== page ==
Last Updated on February 1, 2024
The “My River POV” series provides readers the opportunity to learn about the unique insight and experiences of the San Antonio River Authority (River Authority) staff and their connection to the San Antonio River in hopes of inspiring stewardship of area creeks and rivers.
Paul with his pup Pancho at the San Antonio River near Blue Star Complex.
Paul Martinez IV, Environmental Data Specialist
I was born and raised in San Antonio, and to me, the San Antonio River has always been intertwined with the identity of this city. Growing up here, I remember having family celebrations on Mexican Manhattan’s restaurant patio overlooking the River Walk and dreaming of going on one of the river barges. In high school, I learned more about the river’s origins, especially the Blue Hole—also referred to as Yanaguana—located at the Headwaters Preserve on the University of Incarnate Word campus. Since joining the River Authority team in 2018, I have learned about the greater scope of our mission and vision by reviewing water quality data, going on fish and bird surveys, and exploring the Mission Reach. My time with the River Authority has helped me fully understand the San Antonio River’s reach and its significance, not only in the City of San Antonio but this entire region of Texas.
The San Antonio River winds through the heart of downtown San Antonio, Texas.
I am an environmental data specialist in the Environmental Sciences Department, and I work with water quality, monitoring, and invasive species removal data. I also prepare data packages for the Clean Rivers Program, a statewide monitoring effort where we collect and analyze water samples from waterways throughout the San Antonio River Basin. This data allows us to track the river’s long-term health and make informed decisions to improve the overall water quality. The public can access this data through our online visualizer, the San Antonio River Watershed Water Quality View. Users can dig deeper into the data by examining the sampling locations, historical data, possible impairments, or overall environmental impacts. This tool helps us directly provide our findings to the public so they can better understand the condition and health of their local waterways.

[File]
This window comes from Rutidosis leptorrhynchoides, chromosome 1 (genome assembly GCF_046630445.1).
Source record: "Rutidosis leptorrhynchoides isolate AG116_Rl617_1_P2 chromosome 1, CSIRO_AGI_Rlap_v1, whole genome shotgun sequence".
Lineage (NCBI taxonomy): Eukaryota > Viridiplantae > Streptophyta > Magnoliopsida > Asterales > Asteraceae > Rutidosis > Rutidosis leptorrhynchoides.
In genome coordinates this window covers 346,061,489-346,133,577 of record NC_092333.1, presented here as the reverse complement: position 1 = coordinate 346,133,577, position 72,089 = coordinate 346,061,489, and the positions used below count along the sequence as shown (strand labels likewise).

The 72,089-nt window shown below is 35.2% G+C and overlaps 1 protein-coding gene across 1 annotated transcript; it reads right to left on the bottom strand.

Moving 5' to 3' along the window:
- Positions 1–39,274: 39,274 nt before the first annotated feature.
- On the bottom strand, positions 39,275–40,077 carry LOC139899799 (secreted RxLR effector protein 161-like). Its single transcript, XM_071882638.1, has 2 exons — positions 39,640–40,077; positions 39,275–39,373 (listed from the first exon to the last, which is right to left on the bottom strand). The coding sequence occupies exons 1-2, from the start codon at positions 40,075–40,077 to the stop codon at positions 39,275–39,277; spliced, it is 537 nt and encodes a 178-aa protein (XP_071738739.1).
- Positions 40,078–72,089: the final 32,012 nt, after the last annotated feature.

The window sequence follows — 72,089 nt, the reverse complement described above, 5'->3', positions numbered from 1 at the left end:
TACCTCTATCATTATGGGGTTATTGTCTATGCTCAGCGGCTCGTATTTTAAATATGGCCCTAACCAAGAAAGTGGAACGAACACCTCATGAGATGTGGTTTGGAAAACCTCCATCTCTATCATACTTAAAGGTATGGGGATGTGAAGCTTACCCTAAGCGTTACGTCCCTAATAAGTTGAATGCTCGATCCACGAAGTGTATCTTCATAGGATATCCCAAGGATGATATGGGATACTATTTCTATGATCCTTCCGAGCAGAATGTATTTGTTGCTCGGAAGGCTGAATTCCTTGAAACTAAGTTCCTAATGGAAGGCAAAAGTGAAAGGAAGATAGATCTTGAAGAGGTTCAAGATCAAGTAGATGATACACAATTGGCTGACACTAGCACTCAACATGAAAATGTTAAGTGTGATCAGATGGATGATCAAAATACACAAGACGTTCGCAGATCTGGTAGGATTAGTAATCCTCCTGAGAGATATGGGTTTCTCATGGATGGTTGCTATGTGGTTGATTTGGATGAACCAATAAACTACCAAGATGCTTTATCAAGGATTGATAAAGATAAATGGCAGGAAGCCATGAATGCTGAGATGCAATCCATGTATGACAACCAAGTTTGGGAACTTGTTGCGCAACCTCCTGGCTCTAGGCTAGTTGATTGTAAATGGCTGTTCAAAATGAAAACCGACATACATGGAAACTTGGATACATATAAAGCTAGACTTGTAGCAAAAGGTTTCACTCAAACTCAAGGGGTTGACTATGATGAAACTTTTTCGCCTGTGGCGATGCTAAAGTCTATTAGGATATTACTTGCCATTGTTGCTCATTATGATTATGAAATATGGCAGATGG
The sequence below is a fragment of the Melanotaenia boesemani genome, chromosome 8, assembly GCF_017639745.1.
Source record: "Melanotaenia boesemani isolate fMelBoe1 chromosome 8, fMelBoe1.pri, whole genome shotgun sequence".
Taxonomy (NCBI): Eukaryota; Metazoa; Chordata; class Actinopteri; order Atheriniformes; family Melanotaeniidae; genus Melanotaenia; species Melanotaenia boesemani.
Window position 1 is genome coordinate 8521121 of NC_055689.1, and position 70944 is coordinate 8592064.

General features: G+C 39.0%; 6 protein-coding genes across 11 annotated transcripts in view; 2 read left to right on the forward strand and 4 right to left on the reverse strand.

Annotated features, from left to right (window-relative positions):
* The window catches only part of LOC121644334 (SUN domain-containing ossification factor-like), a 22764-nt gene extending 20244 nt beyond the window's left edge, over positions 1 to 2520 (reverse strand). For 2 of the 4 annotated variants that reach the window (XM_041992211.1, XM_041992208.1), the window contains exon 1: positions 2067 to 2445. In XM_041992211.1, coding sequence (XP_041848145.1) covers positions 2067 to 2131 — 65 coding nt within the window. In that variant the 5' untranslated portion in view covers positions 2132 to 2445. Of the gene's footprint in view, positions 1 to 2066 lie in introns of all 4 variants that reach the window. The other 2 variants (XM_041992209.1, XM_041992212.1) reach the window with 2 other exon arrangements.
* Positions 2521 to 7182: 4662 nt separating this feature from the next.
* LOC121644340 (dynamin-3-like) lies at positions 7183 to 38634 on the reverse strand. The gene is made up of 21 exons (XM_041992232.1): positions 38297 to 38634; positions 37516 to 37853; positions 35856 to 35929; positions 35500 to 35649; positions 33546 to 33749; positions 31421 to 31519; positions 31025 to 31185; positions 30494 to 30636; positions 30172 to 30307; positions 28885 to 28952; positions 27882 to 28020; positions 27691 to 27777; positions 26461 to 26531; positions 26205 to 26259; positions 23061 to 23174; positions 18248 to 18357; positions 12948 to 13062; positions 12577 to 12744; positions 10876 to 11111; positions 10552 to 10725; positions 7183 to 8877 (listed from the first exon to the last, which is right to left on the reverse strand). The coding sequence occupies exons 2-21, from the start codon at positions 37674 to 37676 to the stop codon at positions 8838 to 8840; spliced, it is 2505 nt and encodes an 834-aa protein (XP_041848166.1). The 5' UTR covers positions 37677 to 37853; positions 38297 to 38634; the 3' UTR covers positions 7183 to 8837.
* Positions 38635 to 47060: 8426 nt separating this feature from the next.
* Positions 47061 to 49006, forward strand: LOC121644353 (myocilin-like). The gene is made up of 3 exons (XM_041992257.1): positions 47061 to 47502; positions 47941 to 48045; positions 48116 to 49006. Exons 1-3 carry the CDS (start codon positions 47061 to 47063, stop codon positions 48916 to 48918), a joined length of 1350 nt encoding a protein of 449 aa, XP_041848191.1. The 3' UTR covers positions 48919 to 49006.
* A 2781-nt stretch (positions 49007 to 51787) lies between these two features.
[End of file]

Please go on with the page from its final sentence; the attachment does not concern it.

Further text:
San Antonio River Watershed Water Quality Viewer
The Environmental Sciences Department also coordinates the removal of invasive apple snails from the San Antonio River. Since these snails reproduce prolifically, they can outcompete the native organisms and ultimately threaten the ecosystem health of the San Antonio River. With the incredible assistance of the River Authority’s community River Warrior volunteers, River Authority staff, and contractors, we remove these adult snails and egg clutches before they can migrate further downstream. I developed our Apple Snail Removal Report to help track our removal efforts along the San Antonio River and to provide updates on the apple snail situation. The report shows the number of removals for each river section, the specific removal of adult snails and their egg clutches, and our overall removal counts since 2020. It also highlights the removal efforts of the River Warrior volunteers, whose contributions total more than 20% of apple snails removed.
A recent snapshot of apple snail removal efforts. Nearly 2,000 apple snails were collected and removed during the recent River Walk Draining this January.
Working at the River Authority has deepened my appreciation for the San Antonio River, and seeing the river first-hand has instilled in me the need to help protect it. This river isn’t merely a tourist attraction—the San Antonio River is a living entity that hosts and sustains life while fostering community throughout the region. With community support, we can monitor the river’s health and manage this resource to benefit the ecosystems and the people relying on it. The San Antonio River will remain a blue gem for this region if we continue to appreciate the benefits and preserve the river’s integrity.
Left: The San Antonio River along the Mission Reach. Right: Great Blue Heron (Ardea herodias)